After a 1-6 stretch the Toronto Raptors have given teams an insight into what may become their downfall. The three-ball.
The Toronto Raptors looked as though they had the Eastern Conference second seed sewn up, but in the space of 12 days, they’ve dropped to third and could soon drop further.
After their recent 1-6 run, the Raptors have momentarily relinquished the second spot in the East to the Boston Celtics, who they face Wednesday in somewhat of a grudge match.
With the Cleveland Cavaliers all but assured the top seed, the race for No. 2 is what everyone else is playing for with Wednesday’s game a possible decider.
The Raptors are in a rough patch, which is in part due to their All-Star starter, DeMar DeRozan, missing three games with an ankle injury, but that’s not their only problem.
The main culprit for their current drop in production is their three-point shooting.
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The Raptors were 28-13 with their 47.2 percent shooting the fourth-best field-goal percentage in the league before Jan. 18. Since then, they are dead last, shooting 41.4 percent.
In the same period before Jan. 18, the Raptors shot 39 percent from beyond the arc, only bettered by the San Antonio Spurs. The last 12 days have been a different story though with only the Utah Jazz having shot worse than the Raptors’ 30.4 percent.
As DeRozan only shoots 25 percent on his 1.4 three-point attempts per game, his injury can’t be used as an excuse for the team’s perimeter shooting slump.
As a team, the Raptors don’t shoot a lot of threes, just 24.8 a game. But in a league where the three-point shot is only growing in importance, the Raptors can’t afford to falter on the few long-range shots they do take.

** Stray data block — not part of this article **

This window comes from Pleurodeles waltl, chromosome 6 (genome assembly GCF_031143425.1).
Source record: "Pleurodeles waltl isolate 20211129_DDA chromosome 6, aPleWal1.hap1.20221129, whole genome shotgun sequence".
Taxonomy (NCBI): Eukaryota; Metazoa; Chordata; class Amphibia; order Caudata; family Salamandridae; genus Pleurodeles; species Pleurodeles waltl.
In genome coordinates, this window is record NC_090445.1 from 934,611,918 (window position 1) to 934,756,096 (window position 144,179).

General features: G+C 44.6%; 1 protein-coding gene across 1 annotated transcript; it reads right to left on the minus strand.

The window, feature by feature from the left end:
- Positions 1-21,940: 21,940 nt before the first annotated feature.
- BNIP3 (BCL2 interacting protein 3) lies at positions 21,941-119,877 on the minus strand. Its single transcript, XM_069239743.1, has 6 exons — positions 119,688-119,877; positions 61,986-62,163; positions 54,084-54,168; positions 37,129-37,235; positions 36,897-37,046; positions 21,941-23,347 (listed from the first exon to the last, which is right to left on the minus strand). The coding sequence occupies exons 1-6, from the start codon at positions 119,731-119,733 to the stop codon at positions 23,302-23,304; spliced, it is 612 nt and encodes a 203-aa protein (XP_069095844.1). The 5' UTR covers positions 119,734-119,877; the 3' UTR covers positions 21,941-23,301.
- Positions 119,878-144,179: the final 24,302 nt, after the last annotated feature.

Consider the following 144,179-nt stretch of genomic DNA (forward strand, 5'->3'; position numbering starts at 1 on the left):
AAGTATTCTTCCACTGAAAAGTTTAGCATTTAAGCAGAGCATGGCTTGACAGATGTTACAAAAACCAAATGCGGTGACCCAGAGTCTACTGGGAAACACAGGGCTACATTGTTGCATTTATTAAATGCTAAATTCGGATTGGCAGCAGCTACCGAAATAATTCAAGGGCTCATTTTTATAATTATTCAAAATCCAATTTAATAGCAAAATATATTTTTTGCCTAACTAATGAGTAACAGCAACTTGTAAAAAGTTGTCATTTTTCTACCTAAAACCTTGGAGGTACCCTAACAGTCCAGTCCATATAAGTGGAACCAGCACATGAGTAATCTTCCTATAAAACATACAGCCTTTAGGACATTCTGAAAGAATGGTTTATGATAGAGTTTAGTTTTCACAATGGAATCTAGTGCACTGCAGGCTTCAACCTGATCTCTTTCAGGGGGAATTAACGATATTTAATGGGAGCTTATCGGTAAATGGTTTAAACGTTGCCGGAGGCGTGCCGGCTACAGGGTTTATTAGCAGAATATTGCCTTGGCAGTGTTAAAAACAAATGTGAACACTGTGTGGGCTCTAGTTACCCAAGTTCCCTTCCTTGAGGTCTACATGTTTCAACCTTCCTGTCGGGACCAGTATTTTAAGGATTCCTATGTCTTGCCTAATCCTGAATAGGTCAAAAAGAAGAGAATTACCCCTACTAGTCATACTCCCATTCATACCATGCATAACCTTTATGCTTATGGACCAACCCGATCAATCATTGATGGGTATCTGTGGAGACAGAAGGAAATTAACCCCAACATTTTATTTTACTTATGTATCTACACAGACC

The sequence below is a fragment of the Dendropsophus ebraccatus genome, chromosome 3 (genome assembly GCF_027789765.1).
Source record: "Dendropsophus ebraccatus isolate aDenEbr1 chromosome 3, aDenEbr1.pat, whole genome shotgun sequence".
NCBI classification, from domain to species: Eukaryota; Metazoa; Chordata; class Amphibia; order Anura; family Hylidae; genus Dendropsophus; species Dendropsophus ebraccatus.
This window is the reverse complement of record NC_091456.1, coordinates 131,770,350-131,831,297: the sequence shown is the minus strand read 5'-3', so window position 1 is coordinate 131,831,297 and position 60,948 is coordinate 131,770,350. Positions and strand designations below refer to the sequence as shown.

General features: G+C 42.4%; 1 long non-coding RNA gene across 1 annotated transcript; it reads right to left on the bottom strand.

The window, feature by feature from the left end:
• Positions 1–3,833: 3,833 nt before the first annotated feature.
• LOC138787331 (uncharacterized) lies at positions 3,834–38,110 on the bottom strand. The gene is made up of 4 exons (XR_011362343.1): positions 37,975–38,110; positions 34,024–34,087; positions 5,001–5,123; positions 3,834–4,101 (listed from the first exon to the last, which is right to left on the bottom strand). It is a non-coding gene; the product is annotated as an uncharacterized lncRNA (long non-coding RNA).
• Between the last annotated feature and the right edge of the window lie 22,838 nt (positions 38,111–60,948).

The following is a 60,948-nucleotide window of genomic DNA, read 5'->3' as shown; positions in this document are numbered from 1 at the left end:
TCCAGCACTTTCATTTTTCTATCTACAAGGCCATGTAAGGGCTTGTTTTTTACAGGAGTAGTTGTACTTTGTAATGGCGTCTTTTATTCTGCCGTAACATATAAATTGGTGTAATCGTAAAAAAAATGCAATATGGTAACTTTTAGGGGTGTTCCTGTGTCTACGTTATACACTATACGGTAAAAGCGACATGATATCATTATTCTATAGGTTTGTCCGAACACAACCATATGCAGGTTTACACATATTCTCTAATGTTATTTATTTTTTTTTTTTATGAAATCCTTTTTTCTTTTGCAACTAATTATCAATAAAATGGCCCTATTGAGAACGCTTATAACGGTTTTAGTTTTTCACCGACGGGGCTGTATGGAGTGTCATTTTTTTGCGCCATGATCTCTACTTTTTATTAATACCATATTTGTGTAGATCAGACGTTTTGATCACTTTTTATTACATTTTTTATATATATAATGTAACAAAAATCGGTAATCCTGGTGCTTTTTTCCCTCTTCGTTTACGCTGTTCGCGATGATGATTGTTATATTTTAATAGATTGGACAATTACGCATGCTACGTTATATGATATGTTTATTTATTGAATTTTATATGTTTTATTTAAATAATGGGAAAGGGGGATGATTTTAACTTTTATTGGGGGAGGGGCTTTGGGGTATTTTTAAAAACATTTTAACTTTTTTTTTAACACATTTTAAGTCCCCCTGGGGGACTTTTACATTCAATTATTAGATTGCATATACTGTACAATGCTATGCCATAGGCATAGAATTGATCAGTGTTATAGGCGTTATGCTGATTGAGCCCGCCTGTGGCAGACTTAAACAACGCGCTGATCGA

Four of the top five teams in three-point attempts per game currently occupy the top two places in each conference.
Given that, it’s no surprise that the Raptors take a huge hit in the W-L column when their 24.8 attempts per game aren’t going in at their previously second-best percentage in the league.
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Until the Raptors can rein in their struggles beyond the arc — particularly DeMarre Carroll, who has shot 21 percent throughout the 1-6 stretch — they risk dropping further down the East’s pecking order.
Shooting 33 percent in losses and better than 40 percent from range in wins this season, there’s a strong correlation between their three-point percentage and victory versus defeat.
Regarded as one of the best teams in the league, the Raptors may have just given the opposition insight into what might be their downfall.
Tuesday’s game against the New Orleans Pelicans gives the Raptors a chance to reignite the fire from three-point land. The Pelicans allow their opposition to hoist the second most three-point shot attempts in the league at just less than 30 a game.
It’s not quite must-win territory for the Raptors just yet, but if they want to nip their long-range shooting deficiencies in the bud, Tuesday night is a good place to start.